We know that that line was comprised of audio from Ewan McGregor and the late Sir Alec Guinness. This brief auditory cameo provides perhaps the best support to the possibility that Ewan McGregor’s Obi-Wan Kenobi will show up in Episode IX.

We don’t know exactly what J.J. Abrams’ initial vision for this trilogy was and if that line from Obi-Wan was meant to just be a bit of a nod to the past in the nostalgia-driven The Force Awakens. But it certainly seems within the realm of possibility that it was a tease of things to come for the Jedi Master, at least in J.J.’s mind. By returning to the franchise to close it out, J.J. Abrams might want to pick that thread back up and run with it.

Again, we don’t know what that might entail, but being that Obi-Wan is dead, the most obvious way he could show up in Episode IX would be as a Force Ghost. We’ve already seen Yoda’s Force Ghost in this trilogy,- (and likely will again), and Luke Skywalker will presumably be a Force Ghost in the next film, so why not round out the trio with Obi-Wan, who can help Rey with her next steps? If Rey is to rebuild the Jedi or restore balance to the Force, she could seek guidance from multiple generations of Masters, like Aang in Avatar: The Last Airbender.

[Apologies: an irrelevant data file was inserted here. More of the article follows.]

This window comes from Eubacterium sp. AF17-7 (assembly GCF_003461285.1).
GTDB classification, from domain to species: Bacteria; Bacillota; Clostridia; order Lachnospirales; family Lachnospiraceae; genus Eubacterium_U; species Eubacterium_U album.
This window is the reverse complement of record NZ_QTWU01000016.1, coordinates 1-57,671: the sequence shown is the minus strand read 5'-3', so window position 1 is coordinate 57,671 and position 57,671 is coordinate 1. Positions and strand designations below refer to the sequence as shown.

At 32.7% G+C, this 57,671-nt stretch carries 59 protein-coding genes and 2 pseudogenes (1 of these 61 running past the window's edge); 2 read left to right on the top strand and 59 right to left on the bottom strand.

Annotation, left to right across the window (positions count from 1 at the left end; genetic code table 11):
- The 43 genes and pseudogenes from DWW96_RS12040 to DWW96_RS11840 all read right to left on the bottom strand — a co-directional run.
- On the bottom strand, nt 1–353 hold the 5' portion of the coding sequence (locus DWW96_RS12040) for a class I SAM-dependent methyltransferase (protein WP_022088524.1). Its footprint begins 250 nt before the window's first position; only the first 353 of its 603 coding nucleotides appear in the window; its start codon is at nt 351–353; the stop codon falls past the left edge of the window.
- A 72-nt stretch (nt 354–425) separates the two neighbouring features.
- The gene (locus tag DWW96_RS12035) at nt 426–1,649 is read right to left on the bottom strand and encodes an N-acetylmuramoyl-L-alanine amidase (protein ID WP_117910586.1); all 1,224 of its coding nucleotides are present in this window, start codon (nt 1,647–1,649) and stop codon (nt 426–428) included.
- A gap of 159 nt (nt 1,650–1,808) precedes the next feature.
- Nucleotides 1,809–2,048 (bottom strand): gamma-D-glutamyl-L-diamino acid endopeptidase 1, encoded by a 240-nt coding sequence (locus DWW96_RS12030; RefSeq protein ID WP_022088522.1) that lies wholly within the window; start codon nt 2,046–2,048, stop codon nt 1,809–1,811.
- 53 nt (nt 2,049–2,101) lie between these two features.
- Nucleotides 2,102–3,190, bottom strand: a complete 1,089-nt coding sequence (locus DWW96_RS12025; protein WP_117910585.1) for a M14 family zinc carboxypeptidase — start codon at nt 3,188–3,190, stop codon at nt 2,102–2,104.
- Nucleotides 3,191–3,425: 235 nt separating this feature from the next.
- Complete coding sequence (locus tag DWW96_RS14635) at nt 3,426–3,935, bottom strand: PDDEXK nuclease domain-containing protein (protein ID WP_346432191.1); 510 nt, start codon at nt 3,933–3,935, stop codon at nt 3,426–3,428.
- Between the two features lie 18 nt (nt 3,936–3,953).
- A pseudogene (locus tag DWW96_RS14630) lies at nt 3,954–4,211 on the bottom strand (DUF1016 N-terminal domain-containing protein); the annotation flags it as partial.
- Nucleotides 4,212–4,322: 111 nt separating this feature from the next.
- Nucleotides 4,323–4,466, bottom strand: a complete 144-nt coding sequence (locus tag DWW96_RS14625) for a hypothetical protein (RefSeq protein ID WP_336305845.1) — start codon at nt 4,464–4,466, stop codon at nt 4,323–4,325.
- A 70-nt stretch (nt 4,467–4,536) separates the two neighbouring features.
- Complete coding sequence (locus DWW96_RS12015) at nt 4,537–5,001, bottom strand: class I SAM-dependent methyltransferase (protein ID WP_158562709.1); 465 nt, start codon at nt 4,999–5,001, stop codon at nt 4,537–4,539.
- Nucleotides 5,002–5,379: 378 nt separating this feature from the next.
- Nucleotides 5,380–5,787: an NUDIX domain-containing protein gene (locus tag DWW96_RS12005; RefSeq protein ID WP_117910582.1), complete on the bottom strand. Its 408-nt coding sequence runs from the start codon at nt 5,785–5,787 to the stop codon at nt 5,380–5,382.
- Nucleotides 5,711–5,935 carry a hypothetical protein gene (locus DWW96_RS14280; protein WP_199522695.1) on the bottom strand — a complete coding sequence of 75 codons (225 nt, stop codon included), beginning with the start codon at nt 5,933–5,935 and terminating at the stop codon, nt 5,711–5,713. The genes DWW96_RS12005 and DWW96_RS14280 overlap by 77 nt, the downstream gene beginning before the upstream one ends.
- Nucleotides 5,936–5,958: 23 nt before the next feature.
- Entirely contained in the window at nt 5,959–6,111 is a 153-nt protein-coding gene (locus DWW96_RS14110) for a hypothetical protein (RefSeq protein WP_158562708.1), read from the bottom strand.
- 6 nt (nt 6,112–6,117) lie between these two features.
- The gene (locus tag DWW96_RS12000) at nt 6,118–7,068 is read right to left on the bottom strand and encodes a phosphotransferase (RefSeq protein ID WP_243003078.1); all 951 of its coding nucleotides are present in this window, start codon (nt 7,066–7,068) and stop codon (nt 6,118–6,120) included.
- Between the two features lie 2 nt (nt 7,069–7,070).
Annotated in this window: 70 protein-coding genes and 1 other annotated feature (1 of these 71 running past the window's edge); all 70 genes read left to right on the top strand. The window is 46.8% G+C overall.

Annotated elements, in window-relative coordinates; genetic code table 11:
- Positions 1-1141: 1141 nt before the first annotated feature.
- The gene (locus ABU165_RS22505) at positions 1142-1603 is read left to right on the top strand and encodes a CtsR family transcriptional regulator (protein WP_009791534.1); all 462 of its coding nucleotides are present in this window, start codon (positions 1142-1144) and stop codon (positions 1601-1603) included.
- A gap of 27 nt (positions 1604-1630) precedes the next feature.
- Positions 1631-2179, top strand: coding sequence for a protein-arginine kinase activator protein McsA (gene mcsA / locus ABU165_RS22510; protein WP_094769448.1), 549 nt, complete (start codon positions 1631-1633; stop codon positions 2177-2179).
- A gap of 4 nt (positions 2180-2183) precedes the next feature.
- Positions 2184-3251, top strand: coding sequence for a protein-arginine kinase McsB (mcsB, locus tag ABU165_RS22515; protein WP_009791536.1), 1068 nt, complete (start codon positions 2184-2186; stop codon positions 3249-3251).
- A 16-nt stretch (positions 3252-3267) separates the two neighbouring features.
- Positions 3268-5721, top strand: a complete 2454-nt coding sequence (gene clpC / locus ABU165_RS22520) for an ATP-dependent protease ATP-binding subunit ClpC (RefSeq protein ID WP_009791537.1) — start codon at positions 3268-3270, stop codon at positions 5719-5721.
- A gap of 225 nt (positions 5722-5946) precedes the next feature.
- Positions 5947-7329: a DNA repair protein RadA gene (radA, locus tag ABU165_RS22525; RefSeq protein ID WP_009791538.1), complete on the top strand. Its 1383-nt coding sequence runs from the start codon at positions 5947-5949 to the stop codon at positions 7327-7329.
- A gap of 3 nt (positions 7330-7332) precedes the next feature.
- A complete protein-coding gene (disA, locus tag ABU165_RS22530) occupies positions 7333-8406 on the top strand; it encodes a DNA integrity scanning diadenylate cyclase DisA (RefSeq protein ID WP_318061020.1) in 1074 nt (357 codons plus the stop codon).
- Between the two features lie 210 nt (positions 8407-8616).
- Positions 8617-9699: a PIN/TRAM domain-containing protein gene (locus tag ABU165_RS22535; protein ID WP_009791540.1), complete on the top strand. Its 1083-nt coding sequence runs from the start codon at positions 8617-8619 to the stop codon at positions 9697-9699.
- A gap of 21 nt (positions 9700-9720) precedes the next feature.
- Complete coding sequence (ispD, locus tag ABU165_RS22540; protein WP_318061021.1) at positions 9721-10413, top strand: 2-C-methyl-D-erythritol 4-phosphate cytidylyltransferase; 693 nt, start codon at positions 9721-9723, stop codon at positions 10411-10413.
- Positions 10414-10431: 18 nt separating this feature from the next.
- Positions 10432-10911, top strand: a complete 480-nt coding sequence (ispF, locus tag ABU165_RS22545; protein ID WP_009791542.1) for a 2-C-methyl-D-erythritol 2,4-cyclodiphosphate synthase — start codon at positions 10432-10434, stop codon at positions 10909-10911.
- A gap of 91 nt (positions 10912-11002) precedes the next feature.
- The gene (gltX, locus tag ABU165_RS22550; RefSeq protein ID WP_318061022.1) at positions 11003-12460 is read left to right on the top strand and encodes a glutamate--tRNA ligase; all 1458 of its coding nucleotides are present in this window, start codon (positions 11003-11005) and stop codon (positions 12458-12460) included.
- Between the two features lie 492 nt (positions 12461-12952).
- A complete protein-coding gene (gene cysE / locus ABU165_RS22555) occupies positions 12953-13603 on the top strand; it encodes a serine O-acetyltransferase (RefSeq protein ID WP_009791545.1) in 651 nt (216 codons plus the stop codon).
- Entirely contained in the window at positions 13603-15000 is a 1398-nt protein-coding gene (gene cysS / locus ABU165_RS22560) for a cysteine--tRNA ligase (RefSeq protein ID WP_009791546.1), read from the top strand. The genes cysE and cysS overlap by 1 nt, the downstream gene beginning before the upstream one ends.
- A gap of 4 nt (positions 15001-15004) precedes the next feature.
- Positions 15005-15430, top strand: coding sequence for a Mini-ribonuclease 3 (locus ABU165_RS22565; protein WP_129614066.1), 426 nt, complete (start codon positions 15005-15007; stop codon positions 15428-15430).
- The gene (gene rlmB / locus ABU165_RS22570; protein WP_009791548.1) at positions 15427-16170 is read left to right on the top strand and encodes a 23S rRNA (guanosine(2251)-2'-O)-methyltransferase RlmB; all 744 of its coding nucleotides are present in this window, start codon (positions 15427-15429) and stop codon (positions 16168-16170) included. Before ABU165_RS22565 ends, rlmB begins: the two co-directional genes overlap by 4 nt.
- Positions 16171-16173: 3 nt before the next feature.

On the other hand, including Obi-Wan as a Force Ghost, alongside Luke and possibly Yoda could make Star Wars: Episode IX feel a bit crowded and like a movie full of dead characters. It could also be considered a bit too fan service-y, and J.J. Abrams might want to avoid the same critiques that were levied against The Force Awakens.

One option that might satisfy the desire to see Ewan McGregor’s Obi-Wan and provide a bit of fan service without feeling shoehorned in or being detrimental to the story might just be a simple cameo. If this film gives us a happy ending, we could get a scene reminiscent of the end of Return of the Jedi, where we see the Force Ghosts of all the departed Jedi celebrating peace finally being brought to the galaxy and balance being restored to the Force.